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Our Story

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Ilford Football Club began life in 1881 as one of many hundreds of village teams but it rose to considerable heights and national acclaim.

The Club was a founder-member of the Southern League in 1894. However, its owners' refusal to adopt professionalism led to its withdrawal two years later, being replaced by an emergent Tottenham Hotspur (whatever happened to them?).

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The professional-amateur debate which dominated football at the time did not prevent Ilford from securing a first (Isthmian) League title in 1907. Numerous Essex County Cups were to follow. Ilford captain Joe Dines even won a Gold medal at the 1912 Stockholm Olympics as part of the all-conquering Great Britain team.

The First World War took its toll with four players being killed, including Joe Dines. However, the side which Ilford put together in the 1920s proved its’ most successful to date with back-to-back Isthmian titles (1922/1923) and consecutive FA Amateur Cup Final victories in 1929 and 1930.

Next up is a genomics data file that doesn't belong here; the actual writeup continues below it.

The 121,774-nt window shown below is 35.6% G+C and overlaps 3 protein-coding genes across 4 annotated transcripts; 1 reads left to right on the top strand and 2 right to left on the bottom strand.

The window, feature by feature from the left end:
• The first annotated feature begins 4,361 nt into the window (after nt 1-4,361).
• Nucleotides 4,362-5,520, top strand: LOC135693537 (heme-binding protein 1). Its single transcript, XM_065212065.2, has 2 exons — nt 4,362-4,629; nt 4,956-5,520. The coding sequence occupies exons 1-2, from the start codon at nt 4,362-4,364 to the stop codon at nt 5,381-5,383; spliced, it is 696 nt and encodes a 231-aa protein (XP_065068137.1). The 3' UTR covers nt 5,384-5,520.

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The decade also witnessed glamorous European tours, with games against Spanish giants FC Barcelona and victory over Ajax in a packed Olympic Stadium in Amsterdam. A further FA Amateur Cup Final followed in 1936 and home gates of over 10,000 were not uncommon.

After the Second World War, Ilford's iconic Lynn Road stadium was used for numerous representative games.

Here, India played their first international match after independence as part of the 1948 London Olympics. Many professional clubs visited and Ilford beat a strong West Ham team in 1962. The end of the minimum wage in the 1960s resulted in a growing elitism in the game and brought about a sharp decline in amateur football.

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Despite earning Wembley visits in both 1958 and 1974 as Amateur Cup finalists, Ilford’s fortunes fell. In 1977 the Lynn Road ground was sold and a new stadium failed to materialise amid an unforeseen tax bill. There followed a succession of ground-shares and mergers with other clubs. 

While playing fortunes have fluctuated, optimism is currently high that there may be further glories ahead. Successive National Lottery awards in the early 2000's, an impressive recent Youth development programme and the recruitment of several key personnel all bode well as the old Club rises to confront new challenges.

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